Incentives Aid in Preservation of Green Spaces

October 7, 2005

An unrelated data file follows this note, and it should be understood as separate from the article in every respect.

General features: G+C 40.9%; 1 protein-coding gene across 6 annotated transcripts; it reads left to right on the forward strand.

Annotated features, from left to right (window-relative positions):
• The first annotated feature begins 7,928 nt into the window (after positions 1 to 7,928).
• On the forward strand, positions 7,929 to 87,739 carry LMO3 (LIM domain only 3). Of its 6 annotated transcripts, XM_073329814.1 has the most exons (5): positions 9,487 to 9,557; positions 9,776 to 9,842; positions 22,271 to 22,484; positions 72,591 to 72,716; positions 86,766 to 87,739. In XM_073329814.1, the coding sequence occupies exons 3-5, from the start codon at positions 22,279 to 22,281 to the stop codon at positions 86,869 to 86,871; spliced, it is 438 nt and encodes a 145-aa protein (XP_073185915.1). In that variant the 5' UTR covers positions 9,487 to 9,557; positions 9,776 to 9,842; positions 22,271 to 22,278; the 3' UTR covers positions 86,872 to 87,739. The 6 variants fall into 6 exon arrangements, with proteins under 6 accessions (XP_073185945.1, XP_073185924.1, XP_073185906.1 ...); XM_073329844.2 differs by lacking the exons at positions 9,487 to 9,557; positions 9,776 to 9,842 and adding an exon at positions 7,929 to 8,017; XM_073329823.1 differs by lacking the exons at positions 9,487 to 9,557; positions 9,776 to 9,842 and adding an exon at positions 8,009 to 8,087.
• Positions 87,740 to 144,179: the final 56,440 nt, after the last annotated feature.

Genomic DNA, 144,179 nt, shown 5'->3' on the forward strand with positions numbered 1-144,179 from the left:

THE balance between development and preservation is a challenge that city planners, environmentalists and politicians struggle with around the globe. Here in Costa Rica, the balance is struck between those pushing to develop this developing country further – specifically the tourism infrastructure – and those striving to preserve the natural beauty for which it is so famous.One of the ways governments try to maintain this balance is through the use of zoning and, either by law or with reward incentives, encouraging people to set aside what are called green spaces – areas of land left untouched, preserved or uncultivated.In city planning, green spaces can brighten up a gritty concrete-gray existence, give children and pets a place to play, raise property value and even extend the life of the elderly.According to an article published on the BBC Web site, a 2002 study found that elderly people who lived near green, open spaces tended to live longer than those stuck in a “concrete jungle,” citing the attraction for elderly people to leave their houses and go walking – critical exercise that adds to longevity.IN Costa Rica, green spaces are more often thought of to give longevity to the environment and preserve this country’s treasured biodiversity. To this end, the country has included provisions for green spaces in many of its zoning laws, and has also included incentives for those who preserve or reforest their land, according to Arcelio Hernández, a partner in Bufete Hernández Mussio y Asociados, a law firm specializing in real estate transactions.To encourage conservation, the government offers two incentives, Hernández told The Tico Times. The first is called the pago de servicios ambientales (environmental services payment), a yearly sum paid to landowners who preserve their land. The second is a contract landowners make with the Environmental Ministry, through which they are paid to reforest their land; however, commercial harvests are intended as the end result. Both incentives are paid through the National Forest Financing Fund.Green spaces are also preserved through zoning laws, which can vary from municipality to municipality, Hernández explained.“The first thing to do when thinking of a development is to find out whether a master plan exists for a given municipality,” he said. “If a given area is declared a protected area by an executive decree, no development can take place.”A master plan, or plan regulador, is a plan that regulates all zoning in a municipality, controlling what types of businesses, construction and development may be undertaken in different areas.According to Hernández, when building condominiums, developers must set aside 40% of the project for public areas, including green areas, parks, guardhouses and parking areas, among other possibilities.On land that has been zoned for agricultural use, projects can only be subdivided into lots of a minimum of 5,000 square meters each if outside a metropolitan area, and 7,000 square meters each if inside a metropolitan area, Hernández explained. Within these lots, only 15% of the land can be built on.“That is, 750 square meters may be constructed horizontally within any given subdivided lot,” Hernández said.

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